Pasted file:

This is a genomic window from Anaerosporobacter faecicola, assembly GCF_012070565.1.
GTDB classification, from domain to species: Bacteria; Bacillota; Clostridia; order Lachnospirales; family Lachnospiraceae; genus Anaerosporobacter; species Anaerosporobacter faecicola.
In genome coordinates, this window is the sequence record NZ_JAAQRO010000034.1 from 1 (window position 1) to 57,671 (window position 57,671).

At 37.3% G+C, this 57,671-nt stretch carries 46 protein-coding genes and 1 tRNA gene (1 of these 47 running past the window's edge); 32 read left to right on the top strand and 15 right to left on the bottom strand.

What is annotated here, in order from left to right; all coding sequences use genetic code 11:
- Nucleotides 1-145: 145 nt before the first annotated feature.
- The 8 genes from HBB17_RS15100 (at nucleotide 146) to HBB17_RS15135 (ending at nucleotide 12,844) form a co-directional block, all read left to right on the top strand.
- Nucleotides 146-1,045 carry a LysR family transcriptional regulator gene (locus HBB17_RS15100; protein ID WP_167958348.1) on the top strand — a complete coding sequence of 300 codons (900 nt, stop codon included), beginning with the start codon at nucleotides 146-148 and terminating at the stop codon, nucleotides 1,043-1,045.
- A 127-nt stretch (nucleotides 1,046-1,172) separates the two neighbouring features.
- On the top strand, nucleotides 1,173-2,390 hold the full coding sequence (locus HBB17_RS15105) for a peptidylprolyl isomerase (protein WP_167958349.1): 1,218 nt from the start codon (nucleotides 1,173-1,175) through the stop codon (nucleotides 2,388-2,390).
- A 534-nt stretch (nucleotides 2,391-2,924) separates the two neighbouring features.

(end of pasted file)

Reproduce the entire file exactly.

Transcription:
This is a genomic window from Anaerosporobacter faecicola, assembly GCF_012070565.1.
GTDB classification, from domain to species: Bacteria; Bacillota; Clostridia; order Lachnospirales; family Lachnospiraceae; genus Anaerosporobacter; species Anaerosporobacter faecicola.
In genome coordinates, this window is the sequence record NZ_JAAQRO010000034.1 from 1 (window position 1) to 57,671 (window position 57,671).

At 37.3% G+C, this 57,671-nt stretch carries 46 protein-coding genes and 1 tRNA gene (1 of these 47 running past the window's edge); 32 read left to right on the top strand and 15 right to left on the bottom strand.

What is annotated here, in order from left to right; all coding sequences use genetic code 11:
- Nucleotides 1-145: 145 nt before the first annotated feature.
- The 8 genes from HBB17_RS15100 (at nucleotide 146) to HBB17_RS15135 (ending at nucleotide 12,844) form a co-directional block, all read left to right on the top strand.
- Nucleotides 146-1,045 carry a LysR family transcriptional regulator gene (locus HBB17_RS15100; protein ID WP_167958348.1) on the top strand — a complete coding sequence of 300 codons (900 nt, stop codon included), beginning with the start codon at nucleotides 146-148 and terminating at the stop codon, nucleotides 1,043-1,045.
- A 127-nt stretch (nucleotides 1,046-1,172) separates the two neighbouring features.
- On the top strand, nucleotides 1,173-2,390 hold the full coding sequence (locus HBB17_RS15105) for a peptidylprolyl isomerase (protein WP_167958349.1): 1,218 nt from the start codon (nucleotides 1,173-1,175) through the stop codon (nucleotides 2,388-2,390).
- A 534-nt stretch (nucleotides 2,391-2,924) separates the two neighbouring features.